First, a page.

This and that for your Thursday reading. – Dani Rodrik comments on the need for a far more clear set of policy prescriptions for left-wing political parties to present as an alternative to laissez-faire corporate domination, while noting there’s no lack of source material worth considering: The good news is that the intellectual vacuum on ...

Accidental Deliberations: Tuesday Morning Links

This and that for your Tuesday reading. – Jeff Guo reports on Peter Lindert and Jeffrey Williamson’s research showing how the U.S. went from standing out internationally for its relatively equal distribution of wealth, to being equally exceptional in its inequality: In the Revolutionary era, inequality in America was dramatically lower than it was in ...

Accidental Deliberations: Monday Morning Links

Miscellaneous material to start your week. – Jeremy Smith argues that the Brexit vote result should serve as a compelling reminder of the dangers of neoliberalism. John Hood focuses on inequality in particular as a driving force behind the willingness of voters to leave the European Union, while Mike Carter points out the connection between ...

Accidental Deliberations: Tuesday Morning Links

This and that for your Tuesday reading. – Neil Irwin writes about the White House Council of Economic Advisers’ study of employment policy which found that superior protections for workers (rather than the undermining of employment standards in the name of “flexibility”) correlate to improved workforce participation. – MaxSpeak discusses the value of universal social ...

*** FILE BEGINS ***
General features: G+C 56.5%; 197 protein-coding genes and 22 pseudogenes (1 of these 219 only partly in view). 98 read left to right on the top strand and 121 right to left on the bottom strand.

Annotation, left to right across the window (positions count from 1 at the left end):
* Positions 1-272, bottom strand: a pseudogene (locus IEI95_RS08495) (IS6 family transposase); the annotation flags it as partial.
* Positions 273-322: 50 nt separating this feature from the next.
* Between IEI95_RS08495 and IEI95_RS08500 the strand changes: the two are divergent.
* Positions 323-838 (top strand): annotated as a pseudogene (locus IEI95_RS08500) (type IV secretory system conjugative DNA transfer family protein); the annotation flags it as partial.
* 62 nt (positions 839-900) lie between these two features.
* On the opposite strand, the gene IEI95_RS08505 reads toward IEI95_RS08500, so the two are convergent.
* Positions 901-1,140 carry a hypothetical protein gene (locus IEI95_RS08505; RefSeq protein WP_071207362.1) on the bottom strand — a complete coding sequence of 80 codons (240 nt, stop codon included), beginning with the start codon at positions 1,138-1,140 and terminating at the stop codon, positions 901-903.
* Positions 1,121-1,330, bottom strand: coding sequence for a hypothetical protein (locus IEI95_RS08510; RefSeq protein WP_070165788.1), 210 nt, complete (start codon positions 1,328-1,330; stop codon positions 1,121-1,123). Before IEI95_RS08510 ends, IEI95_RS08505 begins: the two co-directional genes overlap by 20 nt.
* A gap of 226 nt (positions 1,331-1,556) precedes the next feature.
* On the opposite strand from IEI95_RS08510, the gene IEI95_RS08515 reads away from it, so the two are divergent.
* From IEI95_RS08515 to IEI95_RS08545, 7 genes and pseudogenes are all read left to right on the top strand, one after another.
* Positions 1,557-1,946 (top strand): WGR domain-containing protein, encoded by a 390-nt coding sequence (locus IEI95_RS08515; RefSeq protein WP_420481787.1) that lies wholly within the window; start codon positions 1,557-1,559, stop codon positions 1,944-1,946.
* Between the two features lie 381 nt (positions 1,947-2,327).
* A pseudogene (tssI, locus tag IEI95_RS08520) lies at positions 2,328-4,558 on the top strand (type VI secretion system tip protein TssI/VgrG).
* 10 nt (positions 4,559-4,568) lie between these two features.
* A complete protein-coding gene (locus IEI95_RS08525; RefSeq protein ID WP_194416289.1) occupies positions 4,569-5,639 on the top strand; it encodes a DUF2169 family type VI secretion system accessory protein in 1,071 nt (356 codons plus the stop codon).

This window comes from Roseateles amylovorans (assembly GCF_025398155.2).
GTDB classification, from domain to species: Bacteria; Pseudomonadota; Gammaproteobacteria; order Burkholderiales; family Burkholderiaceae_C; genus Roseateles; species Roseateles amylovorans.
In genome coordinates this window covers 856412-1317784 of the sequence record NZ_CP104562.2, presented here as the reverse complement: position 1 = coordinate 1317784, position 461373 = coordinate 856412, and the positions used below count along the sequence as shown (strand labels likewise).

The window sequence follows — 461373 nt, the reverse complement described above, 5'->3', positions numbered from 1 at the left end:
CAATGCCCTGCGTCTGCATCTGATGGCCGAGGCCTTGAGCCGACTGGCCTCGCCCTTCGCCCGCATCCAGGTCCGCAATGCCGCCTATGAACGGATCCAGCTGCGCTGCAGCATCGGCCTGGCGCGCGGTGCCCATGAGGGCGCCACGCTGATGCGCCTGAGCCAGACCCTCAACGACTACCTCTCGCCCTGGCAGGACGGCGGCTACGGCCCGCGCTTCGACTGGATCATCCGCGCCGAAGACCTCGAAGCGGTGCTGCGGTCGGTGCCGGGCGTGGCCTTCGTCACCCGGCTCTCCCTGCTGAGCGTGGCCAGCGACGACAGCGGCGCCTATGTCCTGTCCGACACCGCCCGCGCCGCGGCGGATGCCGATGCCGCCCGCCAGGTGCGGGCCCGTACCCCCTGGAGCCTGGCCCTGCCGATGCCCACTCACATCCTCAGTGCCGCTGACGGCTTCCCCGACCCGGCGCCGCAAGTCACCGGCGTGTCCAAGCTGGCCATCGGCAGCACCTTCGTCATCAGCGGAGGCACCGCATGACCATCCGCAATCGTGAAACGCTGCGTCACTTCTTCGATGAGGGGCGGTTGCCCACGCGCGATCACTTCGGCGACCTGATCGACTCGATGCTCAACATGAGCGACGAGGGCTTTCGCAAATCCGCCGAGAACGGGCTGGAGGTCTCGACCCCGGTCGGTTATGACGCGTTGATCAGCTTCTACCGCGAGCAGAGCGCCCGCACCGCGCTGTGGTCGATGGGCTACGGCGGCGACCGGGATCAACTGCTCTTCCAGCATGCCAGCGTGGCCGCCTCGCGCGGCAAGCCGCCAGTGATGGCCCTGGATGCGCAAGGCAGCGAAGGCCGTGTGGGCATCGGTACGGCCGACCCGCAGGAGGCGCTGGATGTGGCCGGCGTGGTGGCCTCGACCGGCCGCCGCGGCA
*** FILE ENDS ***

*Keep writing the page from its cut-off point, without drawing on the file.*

Accidental Deliberations: Monday Morning Links

Miscellaneous material to start your week. – Andrew Leach’s after-the-fact addendum to his review of Alberta’s climate change policy offers an important reminder as to the costs of inaction on climate change – and the message is one which applies equally to other jurisdictions which are seen as climate laggards: Our emissions do not simply ...

Accidental Deliberations: Friday Afternoon Links

Assorted content to end your week. – Rick Salutin argues that we need to say no to any more trade agreements designed to privilege corporations at the expense of the public. Will Martin reports on the IMF’s long-overdue recognition of the failures of neoliberalism, while pointing out that there’s still a long way to go ...

Accidental Deliberations: Tuesday Morning Links